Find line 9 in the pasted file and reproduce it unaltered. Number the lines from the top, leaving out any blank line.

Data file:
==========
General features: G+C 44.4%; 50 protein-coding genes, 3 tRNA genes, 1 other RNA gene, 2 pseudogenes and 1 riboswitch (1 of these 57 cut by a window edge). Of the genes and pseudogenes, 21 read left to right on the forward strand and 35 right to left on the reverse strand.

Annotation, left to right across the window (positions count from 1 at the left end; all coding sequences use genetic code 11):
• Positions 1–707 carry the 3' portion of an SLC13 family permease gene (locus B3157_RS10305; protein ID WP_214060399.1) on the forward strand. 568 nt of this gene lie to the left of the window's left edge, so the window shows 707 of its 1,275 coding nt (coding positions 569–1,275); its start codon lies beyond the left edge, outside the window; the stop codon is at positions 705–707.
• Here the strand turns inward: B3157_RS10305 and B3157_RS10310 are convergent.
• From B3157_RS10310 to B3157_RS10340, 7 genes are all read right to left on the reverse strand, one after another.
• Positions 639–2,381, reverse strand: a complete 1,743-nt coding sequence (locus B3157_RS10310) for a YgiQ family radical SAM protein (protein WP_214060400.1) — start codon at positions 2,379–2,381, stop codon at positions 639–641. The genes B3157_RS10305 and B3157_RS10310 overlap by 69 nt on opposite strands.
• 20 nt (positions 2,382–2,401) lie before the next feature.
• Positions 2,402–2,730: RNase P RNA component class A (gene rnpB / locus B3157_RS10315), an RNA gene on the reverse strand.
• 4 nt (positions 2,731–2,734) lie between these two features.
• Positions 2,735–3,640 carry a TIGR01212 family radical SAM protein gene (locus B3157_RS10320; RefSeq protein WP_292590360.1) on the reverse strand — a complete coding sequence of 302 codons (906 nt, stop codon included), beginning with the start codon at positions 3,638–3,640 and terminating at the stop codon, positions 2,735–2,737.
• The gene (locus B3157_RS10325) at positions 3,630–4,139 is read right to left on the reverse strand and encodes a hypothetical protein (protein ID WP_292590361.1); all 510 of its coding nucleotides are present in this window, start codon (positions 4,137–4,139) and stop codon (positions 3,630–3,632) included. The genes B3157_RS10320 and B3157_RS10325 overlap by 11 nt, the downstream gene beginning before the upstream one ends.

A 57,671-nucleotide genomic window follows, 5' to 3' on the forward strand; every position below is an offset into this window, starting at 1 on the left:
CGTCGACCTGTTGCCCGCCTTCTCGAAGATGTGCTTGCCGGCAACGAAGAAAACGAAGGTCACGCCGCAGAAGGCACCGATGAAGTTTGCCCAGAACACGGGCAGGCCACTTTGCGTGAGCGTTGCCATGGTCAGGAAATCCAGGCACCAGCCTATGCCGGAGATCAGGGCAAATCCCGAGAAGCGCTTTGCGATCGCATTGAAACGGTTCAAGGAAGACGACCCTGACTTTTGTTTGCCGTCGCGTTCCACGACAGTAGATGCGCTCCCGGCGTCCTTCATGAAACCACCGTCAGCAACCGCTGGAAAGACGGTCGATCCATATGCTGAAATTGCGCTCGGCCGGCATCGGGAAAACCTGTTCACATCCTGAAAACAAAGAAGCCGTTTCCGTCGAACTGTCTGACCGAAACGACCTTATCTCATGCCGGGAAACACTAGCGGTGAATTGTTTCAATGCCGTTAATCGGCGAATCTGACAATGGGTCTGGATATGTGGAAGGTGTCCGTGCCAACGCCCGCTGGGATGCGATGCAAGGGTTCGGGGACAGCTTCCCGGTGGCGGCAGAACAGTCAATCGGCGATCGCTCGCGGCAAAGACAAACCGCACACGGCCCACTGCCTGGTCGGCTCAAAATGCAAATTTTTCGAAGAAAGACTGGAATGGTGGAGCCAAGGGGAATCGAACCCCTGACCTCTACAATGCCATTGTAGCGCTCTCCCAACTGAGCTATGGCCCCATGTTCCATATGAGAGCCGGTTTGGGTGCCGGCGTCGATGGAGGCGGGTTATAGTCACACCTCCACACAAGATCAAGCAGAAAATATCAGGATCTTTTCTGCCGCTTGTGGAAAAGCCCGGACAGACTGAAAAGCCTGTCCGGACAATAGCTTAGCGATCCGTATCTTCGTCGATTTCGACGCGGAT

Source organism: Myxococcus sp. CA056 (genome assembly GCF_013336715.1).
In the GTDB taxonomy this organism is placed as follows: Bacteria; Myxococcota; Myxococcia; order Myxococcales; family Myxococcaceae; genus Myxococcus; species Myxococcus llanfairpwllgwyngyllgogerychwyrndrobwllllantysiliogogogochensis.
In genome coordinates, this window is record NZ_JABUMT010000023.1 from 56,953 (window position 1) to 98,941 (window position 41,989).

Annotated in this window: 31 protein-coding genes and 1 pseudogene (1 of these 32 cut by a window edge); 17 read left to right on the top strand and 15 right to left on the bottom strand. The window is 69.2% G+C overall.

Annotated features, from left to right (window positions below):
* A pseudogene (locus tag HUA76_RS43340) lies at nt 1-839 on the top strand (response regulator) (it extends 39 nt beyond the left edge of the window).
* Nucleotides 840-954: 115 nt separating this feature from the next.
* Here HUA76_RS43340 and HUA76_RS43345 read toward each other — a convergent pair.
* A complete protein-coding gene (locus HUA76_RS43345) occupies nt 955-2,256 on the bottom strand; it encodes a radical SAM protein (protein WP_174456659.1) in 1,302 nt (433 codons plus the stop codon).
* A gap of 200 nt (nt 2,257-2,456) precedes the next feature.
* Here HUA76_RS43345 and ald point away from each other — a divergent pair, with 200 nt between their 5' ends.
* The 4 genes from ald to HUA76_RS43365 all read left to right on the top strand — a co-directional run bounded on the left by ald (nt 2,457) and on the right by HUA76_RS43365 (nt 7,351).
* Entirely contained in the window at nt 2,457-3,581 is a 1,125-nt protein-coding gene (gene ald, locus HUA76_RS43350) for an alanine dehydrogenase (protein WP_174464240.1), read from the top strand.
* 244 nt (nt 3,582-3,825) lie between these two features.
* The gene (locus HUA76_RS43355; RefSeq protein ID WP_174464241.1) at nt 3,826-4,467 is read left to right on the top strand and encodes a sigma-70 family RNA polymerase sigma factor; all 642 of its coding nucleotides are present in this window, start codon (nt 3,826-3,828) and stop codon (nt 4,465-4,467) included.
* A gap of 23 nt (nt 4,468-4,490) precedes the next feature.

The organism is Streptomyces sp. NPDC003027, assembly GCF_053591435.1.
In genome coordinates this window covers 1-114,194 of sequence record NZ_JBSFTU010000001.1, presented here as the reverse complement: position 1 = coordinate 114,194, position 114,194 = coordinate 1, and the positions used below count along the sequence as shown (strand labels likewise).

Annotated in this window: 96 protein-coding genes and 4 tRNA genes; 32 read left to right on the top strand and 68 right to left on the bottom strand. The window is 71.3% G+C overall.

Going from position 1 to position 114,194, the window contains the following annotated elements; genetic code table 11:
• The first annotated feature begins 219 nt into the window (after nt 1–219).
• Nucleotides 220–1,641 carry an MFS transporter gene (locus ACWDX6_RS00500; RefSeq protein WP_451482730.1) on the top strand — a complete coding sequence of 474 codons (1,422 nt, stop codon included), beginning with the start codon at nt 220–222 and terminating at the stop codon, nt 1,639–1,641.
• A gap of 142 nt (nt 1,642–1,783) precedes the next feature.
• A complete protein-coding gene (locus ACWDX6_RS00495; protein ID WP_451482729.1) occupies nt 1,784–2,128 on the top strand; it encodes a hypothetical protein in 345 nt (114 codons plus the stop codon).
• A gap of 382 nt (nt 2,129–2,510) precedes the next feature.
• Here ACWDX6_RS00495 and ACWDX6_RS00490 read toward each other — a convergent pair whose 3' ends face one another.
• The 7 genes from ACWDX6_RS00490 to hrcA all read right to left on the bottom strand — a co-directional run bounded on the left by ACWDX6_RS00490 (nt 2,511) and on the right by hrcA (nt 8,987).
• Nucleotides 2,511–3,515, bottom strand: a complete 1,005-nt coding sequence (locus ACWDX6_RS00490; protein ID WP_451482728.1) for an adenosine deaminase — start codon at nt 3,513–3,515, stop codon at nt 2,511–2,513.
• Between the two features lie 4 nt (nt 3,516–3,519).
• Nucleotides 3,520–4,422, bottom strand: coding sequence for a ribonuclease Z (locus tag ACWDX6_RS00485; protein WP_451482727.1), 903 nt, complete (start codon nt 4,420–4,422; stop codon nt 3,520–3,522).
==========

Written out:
• 4 nt (positions 2,731–2,734) lie between these two features.